More Musings on the Possibilities in a Scribble Drawing…

I have been exploring and obsessing about the scribble drawing lately, both in my practice but especially in my personal art work. It is an interesting journey I’ve never been on before. Last times I assigned myself a kind of “frequent diary entry drawing” in my journal, they have mostly been mandalas or whatever I felt like doing at the time. Now I’m back to the scribble. I think of it as the origin of drawing. So here I am at its source!

Wikipedia definitition of the verb scribble:

[1] To write hastily or carelessly without regard to legibility or form. To cover with careless or worthless writings or drawings

[1] Etymology: Middle English scriblen, from Medieval Latin scribillare, from Latin scribere to write

How interesteing that it is defined as being a “worthless” product or activity, yet the origin of the word is from the word to write! Writing conveys something of some communication or other.

Generally the scribble drawing is associated with automatic drawing; as I mentioned recently in another post, the person doing the drawing is instructed to relax and draw lines and scribbles on the paper while looking or averting/closing their eyes. Sometimes it’s interesting to keep the pen on the paper and not take it off until one finishes the scribbling.

I started out doing this kind of drawing the usual way, scribbling and then trying to find something recognizable in the drawing arising from my unconscious. I posted some of these ones recently. Then over this week I’ve become obsessed for lack of a better work, with this new genre of scribble drawing with collage. The result looks really controlled; at the same time I’ve followed a lot of the original random scribbls and just darkened them. A lot of oval shapes are emerging and I’ve been into filling the spaces with small black circles. Unlike most scribble drawings with are meant to be fast and to bypass the “thinking” part of the brain, these drawings are taking longer and longer to complete. I was making them on very small paper and recently moved to a bigger size paper. I will post the one I’m in progress with.

The other interesting food for thought that has arisen in this process is that the weekly scribble drawing I’ve been doing emerged and began as a kind of art therapy exercise for myself, a kind of weekly check in. As I continued with the collages, I noticed that I’m thinking of them not as my “art therapy” personal drawings but as works in progress, part of a new series of works on paper that I will likely post on my artist website. The scribble bridged the way between self therapy and “artist” art work. Often those lines can become blurred anyway. This will likely be my topic of the next post… The photo is of a work in progress begun today…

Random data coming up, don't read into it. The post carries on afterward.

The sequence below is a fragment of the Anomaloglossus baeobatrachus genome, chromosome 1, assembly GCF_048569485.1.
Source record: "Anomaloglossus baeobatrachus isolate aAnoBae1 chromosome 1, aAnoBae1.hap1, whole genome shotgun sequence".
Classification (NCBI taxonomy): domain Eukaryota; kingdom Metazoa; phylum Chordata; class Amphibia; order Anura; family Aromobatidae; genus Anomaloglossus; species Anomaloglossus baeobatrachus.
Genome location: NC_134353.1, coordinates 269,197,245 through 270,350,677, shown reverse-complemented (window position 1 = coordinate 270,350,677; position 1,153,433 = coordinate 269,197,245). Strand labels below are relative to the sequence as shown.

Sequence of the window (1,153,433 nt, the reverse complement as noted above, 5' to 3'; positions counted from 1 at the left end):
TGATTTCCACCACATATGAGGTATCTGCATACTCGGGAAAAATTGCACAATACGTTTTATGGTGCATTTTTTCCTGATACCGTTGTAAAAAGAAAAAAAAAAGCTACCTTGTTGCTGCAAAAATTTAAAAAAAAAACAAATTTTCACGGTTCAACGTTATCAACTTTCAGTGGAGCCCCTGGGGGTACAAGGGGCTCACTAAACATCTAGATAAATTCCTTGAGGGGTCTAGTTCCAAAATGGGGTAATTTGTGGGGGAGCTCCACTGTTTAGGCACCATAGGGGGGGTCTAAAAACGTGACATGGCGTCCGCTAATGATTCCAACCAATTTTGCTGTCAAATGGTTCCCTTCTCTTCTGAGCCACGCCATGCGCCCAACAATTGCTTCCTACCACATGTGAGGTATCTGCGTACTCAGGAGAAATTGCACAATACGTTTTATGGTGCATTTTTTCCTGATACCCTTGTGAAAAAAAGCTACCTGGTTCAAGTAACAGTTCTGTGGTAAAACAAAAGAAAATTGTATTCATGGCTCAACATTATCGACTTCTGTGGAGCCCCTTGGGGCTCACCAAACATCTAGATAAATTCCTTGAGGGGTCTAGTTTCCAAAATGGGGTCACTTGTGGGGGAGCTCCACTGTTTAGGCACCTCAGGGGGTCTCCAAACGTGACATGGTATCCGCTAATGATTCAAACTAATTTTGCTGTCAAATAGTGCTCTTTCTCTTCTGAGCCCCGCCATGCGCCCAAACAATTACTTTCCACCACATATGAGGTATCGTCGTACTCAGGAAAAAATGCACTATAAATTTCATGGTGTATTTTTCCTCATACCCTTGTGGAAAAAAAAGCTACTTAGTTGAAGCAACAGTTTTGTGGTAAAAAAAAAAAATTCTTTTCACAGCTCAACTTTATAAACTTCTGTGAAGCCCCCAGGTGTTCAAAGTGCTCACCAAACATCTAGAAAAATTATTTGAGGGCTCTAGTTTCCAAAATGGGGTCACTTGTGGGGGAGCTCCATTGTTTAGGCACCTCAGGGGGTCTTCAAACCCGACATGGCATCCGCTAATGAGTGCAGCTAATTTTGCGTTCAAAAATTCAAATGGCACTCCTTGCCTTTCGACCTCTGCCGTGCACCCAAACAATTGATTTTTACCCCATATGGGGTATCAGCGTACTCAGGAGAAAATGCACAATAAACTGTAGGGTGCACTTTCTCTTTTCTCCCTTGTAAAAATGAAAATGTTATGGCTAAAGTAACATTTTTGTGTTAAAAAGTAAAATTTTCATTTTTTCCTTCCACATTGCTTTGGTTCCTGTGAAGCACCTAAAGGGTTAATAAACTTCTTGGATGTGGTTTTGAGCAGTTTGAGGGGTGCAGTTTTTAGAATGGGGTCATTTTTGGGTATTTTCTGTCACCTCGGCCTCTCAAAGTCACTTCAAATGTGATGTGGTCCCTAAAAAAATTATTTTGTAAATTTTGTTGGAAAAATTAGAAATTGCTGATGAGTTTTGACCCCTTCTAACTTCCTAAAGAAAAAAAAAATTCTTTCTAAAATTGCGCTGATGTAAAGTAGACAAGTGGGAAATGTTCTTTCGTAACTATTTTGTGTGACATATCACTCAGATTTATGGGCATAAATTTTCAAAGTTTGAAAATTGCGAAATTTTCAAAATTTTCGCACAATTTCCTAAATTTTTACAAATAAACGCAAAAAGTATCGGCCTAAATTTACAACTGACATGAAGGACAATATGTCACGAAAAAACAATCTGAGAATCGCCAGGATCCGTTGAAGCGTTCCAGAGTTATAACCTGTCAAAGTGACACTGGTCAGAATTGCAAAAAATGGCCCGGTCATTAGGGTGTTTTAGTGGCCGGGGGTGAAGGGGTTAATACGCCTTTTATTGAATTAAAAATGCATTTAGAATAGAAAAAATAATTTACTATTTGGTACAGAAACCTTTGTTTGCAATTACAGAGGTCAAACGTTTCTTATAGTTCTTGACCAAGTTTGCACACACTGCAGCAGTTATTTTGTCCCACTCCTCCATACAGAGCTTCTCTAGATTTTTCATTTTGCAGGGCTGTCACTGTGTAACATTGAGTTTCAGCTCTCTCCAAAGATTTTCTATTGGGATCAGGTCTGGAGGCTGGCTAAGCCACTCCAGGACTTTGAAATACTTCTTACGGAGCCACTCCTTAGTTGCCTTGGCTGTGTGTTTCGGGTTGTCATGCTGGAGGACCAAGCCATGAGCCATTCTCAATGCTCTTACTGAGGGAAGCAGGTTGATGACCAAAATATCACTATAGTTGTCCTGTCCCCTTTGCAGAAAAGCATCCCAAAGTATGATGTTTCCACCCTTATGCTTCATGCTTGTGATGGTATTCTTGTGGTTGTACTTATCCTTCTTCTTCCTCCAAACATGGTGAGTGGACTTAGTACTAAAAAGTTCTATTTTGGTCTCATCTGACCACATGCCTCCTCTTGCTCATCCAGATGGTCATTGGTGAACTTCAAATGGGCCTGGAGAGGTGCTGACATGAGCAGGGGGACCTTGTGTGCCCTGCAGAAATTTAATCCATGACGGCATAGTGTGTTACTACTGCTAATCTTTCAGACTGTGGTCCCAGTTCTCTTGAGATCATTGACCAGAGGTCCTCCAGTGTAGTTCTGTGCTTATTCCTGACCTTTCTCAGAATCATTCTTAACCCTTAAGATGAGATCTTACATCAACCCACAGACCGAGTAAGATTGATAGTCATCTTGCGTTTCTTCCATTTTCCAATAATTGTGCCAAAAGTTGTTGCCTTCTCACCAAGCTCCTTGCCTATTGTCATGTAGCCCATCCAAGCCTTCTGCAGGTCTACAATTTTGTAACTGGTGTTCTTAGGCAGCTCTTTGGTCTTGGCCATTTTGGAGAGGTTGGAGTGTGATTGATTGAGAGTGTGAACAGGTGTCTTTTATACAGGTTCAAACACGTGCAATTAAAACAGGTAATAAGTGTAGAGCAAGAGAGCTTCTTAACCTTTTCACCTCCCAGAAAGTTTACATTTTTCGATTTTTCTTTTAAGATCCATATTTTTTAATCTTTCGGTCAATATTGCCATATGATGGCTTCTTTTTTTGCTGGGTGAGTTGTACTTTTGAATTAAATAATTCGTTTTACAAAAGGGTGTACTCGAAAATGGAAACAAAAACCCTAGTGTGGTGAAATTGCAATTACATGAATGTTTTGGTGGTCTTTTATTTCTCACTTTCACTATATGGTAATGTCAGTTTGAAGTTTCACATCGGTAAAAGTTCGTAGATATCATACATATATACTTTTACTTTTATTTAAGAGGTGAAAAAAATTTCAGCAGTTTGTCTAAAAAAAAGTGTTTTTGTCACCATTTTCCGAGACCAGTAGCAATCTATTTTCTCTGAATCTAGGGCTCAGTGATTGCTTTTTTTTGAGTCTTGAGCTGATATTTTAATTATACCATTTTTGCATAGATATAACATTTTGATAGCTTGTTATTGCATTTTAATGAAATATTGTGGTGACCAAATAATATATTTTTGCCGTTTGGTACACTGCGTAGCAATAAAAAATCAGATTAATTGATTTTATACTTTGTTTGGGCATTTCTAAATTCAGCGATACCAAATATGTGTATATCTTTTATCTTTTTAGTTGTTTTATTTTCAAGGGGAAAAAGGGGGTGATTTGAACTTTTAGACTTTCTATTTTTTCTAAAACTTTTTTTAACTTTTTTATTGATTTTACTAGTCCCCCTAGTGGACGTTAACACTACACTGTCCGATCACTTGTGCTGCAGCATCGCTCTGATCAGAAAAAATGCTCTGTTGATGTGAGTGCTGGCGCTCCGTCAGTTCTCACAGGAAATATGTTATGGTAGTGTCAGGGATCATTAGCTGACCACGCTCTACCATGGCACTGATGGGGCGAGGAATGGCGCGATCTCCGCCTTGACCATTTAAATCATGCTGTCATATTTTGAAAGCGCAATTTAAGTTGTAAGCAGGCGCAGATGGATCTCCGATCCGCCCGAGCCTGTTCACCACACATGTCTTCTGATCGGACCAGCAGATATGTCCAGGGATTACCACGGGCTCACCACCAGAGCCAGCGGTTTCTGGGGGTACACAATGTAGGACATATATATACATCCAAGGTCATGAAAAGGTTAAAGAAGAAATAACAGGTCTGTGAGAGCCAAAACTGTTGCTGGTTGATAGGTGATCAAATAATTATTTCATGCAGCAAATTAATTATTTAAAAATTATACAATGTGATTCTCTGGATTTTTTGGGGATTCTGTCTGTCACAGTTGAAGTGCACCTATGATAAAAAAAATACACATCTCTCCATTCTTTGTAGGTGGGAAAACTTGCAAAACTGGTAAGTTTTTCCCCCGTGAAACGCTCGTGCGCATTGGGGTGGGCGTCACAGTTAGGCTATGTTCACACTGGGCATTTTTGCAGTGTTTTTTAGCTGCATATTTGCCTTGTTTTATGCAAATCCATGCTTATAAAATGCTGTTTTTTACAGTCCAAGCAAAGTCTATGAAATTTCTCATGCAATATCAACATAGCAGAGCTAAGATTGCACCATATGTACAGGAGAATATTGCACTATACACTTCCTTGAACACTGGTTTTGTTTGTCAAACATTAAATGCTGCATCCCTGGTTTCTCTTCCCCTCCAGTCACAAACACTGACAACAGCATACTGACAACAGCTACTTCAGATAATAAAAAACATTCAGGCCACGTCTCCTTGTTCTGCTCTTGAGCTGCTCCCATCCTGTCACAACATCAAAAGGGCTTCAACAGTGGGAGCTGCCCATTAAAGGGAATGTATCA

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5 thoughts on “More Musings on the Possibilities in a Scribble Drawing…

  1. Hi,
    This process is very interesting. I am an art therapist and a art teacher. I use this technique with my students (in a non art therapeutic way) as a first exercise at the beginning of the school year. It helps them to be less judgmental about their ability to make “art”. At the end they gain confidence and I note an impact on their self esteem being proud of their results. All of them are unique, and they get to see that!
    Thanks!

    Like

    • hello. i relate to this page very much! i’ve been using scribble technique for 12yrs with biro pen, charcoal and oils. i have schizophrenia and in the beginning used scribble art as therapy. it is now becoming my voice. i’m on facebook with scribble art on my profile page, please click on photos. would love to share with other scribbler artists. chrisxx thanks for sharing!

      Like

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